While she stated that both the issues experienced on campus and the rights of the two students involved needed to be considered, she was confident a reasonable decision could be made and Bryn Mawr could move forward through better diversity education.

This statement seemed to be saying that this was all a misunderstanding by the two students involved, and the school, while letting the student body resolve the issue, was deeply committed to the support and proper representation of the students of color at Bryn Mawr.

The flag was removed following the demonstration.

Gone but Not Forgotten

While the initial concern over the display of the Confederate flag had been rectified, many felt that the students in question were not forced to face the consequences of their actions. Many wanted these women to be examples for a stronger presence of a zero tolerance policy for racial bias and insensitivity.

In a signed letter, representatives of the Radnor community asked for the removal of the two women not just from Radnor Hall, but the campus residential community as a whole. “While we are unwilling to live in an environment with those students, we cannot, in good conscience, impose this threat on members of the greater Bryn Mawr community,” the letter said.

Bryn Mawr strongly supports the idea of self-governance. So, when a statement, such as the letter by Radnor residents, gives a clear issue and solution, and is backed by the majority of the residents at the residence hall, it is generally honored.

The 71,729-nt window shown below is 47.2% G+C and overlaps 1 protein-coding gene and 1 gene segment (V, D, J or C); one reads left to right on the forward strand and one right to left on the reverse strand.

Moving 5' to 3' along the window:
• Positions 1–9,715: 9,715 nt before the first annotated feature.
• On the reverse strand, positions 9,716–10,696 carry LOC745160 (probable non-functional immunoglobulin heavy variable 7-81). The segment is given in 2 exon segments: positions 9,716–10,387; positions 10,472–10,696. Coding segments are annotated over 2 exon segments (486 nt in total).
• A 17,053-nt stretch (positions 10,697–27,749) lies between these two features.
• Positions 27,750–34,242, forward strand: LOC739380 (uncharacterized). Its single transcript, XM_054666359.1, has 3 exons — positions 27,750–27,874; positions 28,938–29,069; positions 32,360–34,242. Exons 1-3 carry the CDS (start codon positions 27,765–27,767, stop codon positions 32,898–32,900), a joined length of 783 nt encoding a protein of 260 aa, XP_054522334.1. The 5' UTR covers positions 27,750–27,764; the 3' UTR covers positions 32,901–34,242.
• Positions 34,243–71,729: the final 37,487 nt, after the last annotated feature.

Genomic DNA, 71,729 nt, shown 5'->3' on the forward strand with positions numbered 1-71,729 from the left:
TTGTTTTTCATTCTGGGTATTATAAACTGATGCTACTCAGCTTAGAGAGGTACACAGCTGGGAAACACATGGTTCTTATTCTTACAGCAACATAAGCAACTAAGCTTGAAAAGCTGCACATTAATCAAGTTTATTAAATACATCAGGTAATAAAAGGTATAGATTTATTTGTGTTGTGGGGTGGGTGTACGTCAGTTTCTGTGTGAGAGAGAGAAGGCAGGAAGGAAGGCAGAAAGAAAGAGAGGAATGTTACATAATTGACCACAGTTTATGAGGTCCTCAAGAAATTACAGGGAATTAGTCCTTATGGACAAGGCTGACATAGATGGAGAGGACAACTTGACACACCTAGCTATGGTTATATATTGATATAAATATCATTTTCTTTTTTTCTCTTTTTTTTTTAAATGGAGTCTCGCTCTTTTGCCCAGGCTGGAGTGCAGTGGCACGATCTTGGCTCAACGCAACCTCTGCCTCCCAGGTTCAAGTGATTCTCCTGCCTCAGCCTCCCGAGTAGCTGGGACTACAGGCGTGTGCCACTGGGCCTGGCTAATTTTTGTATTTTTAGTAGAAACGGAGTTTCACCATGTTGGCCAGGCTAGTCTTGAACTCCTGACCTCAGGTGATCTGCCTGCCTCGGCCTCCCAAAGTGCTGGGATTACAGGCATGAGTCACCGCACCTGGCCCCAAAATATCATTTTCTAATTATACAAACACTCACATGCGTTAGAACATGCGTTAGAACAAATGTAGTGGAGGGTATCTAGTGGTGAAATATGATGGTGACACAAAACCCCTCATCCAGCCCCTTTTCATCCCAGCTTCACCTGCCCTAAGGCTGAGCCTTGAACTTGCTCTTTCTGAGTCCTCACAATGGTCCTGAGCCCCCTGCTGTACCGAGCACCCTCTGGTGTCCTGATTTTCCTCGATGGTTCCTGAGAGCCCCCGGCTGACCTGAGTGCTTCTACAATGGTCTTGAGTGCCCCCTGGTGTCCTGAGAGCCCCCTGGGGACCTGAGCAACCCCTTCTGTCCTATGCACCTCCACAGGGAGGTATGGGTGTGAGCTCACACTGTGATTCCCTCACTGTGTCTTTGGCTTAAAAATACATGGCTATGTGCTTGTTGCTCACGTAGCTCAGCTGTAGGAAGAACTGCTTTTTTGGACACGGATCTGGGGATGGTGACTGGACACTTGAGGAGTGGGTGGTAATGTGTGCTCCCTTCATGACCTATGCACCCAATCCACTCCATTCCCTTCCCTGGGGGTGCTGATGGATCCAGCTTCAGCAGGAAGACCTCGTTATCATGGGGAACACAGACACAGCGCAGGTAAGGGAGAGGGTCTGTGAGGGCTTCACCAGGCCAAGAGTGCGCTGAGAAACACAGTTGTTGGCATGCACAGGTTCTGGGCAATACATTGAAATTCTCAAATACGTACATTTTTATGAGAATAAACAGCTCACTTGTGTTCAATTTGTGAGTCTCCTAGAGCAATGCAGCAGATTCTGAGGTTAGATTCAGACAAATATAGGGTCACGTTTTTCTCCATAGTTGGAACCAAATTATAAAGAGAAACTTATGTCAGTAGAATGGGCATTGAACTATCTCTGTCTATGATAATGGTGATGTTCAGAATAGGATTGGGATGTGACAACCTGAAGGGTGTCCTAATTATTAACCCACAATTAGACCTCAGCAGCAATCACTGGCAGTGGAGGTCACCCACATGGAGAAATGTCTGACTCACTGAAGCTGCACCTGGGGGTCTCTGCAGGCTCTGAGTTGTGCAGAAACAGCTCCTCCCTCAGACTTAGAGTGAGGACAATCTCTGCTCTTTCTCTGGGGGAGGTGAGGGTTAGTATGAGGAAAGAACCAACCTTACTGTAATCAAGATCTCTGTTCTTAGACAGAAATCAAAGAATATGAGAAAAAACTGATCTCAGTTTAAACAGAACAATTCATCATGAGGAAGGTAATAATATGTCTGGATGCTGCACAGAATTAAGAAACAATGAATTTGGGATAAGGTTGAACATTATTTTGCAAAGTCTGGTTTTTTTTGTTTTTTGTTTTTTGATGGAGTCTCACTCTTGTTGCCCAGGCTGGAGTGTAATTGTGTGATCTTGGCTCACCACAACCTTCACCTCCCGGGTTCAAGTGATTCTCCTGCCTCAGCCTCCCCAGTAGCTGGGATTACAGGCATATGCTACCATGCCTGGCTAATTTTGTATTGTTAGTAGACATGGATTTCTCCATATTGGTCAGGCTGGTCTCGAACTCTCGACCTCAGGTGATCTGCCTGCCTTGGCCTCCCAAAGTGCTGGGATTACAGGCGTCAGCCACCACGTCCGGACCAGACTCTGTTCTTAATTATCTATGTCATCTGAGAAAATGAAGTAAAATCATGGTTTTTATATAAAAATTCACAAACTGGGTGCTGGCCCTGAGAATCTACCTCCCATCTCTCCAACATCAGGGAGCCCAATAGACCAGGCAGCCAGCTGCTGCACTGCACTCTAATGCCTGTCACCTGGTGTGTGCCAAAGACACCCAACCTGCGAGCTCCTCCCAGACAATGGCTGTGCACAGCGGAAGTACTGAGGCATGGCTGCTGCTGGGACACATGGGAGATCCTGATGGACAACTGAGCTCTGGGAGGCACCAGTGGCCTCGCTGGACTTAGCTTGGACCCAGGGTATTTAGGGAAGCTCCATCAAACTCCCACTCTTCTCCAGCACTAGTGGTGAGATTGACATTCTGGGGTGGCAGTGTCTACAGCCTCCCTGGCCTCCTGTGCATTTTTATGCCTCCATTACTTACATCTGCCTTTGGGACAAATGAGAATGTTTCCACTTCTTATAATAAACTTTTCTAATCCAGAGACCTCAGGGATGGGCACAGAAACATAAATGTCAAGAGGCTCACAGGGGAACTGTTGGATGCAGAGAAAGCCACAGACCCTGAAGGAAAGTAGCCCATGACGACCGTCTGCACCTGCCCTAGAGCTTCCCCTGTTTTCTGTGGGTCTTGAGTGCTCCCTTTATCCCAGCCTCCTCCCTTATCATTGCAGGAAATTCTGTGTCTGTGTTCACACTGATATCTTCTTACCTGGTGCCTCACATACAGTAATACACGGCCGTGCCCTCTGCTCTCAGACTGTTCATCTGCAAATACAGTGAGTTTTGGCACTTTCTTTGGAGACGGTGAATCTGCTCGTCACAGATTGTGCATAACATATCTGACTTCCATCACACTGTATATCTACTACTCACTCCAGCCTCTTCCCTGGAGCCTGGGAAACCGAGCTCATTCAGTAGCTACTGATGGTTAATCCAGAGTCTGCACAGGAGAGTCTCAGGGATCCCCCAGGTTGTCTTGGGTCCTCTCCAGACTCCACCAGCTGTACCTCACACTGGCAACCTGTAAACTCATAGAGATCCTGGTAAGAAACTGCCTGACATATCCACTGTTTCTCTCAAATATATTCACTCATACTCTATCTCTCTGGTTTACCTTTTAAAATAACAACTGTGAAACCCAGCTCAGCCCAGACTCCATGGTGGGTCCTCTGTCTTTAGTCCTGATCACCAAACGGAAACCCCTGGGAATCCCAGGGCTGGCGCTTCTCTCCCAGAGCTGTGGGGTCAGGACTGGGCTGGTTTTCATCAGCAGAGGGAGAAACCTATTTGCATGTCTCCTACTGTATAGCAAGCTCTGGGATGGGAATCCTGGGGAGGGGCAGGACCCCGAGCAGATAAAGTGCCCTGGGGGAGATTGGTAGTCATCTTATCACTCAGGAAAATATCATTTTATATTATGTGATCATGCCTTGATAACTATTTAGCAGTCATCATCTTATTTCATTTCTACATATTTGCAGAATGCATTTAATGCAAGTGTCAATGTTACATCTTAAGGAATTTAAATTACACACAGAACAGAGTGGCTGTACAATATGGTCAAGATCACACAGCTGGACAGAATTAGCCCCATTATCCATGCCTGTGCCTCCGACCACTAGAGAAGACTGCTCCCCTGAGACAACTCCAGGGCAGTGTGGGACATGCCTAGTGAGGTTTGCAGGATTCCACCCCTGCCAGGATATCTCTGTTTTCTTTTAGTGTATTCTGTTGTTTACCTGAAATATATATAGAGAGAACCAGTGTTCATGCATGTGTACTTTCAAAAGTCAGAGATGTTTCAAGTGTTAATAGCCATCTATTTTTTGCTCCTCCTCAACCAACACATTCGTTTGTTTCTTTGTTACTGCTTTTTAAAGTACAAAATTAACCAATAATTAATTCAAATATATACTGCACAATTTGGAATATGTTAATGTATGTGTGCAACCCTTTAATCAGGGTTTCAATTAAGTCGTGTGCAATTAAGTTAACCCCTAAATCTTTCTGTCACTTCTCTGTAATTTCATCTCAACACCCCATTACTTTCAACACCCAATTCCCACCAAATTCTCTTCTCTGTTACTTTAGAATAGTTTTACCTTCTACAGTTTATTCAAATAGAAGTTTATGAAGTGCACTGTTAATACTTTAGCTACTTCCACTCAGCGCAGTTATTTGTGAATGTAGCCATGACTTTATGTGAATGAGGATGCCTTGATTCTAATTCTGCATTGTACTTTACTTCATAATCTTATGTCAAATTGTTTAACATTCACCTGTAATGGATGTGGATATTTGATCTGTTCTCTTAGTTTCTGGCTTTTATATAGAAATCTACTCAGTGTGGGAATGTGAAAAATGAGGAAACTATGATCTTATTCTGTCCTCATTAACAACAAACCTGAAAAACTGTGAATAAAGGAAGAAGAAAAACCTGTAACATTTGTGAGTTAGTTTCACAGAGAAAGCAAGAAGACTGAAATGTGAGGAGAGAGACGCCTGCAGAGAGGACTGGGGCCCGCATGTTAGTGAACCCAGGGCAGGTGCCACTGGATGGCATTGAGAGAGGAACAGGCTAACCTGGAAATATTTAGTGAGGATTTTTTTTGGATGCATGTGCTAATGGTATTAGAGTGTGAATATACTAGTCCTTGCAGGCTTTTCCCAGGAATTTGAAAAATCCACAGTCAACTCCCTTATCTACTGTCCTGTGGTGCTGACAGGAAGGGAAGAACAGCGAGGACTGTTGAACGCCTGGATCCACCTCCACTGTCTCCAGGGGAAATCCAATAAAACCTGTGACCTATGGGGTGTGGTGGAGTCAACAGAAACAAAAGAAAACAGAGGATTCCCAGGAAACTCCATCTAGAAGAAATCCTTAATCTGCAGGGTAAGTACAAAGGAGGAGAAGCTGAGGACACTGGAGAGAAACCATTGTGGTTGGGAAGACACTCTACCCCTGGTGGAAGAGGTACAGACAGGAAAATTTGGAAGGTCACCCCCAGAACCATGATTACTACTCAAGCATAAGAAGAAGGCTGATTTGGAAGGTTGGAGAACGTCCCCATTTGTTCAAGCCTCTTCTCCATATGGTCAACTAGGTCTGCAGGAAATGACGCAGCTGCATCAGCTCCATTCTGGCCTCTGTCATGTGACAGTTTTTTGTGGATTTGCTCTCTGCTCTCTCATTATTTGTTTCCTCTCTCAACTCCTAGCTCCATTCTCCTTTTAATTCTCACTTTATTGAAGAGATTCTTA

The two students were relocated to an off-campus apartment leased by the college.

Repercussions also found their way into the two students’ extracurricular lives.

As members of multiple athletic teams, their right to continue participation was called into question. Ultimately, it was decided that the students be allowed to keep their places on the roster. However, one of the students was removed from her leadership position as the secretary of SAAC, the Student Athletic Advisory Committee.

The events surrounding what began as a harmless, if misguided, display of hometown pride became a conduit for larger issues.

Two students raised in the South and ignorant of the racial implications of the Confederate Flag found themselves as symbols for the larger culture of passive oppression through a refusal by administrations to act quickly and decisively in instances of personal insensitivity and bias.

This led to their removal from campus, loss of leadership positions, and quasi-ostracism from the community at large.

Are these just consequences for the ignorant actions of two college students? Or are they an over-zealous response channeled by frustration at not being able to address racism on a larger systemic basis?

Nerd = Cool?


By Tembisa Aborn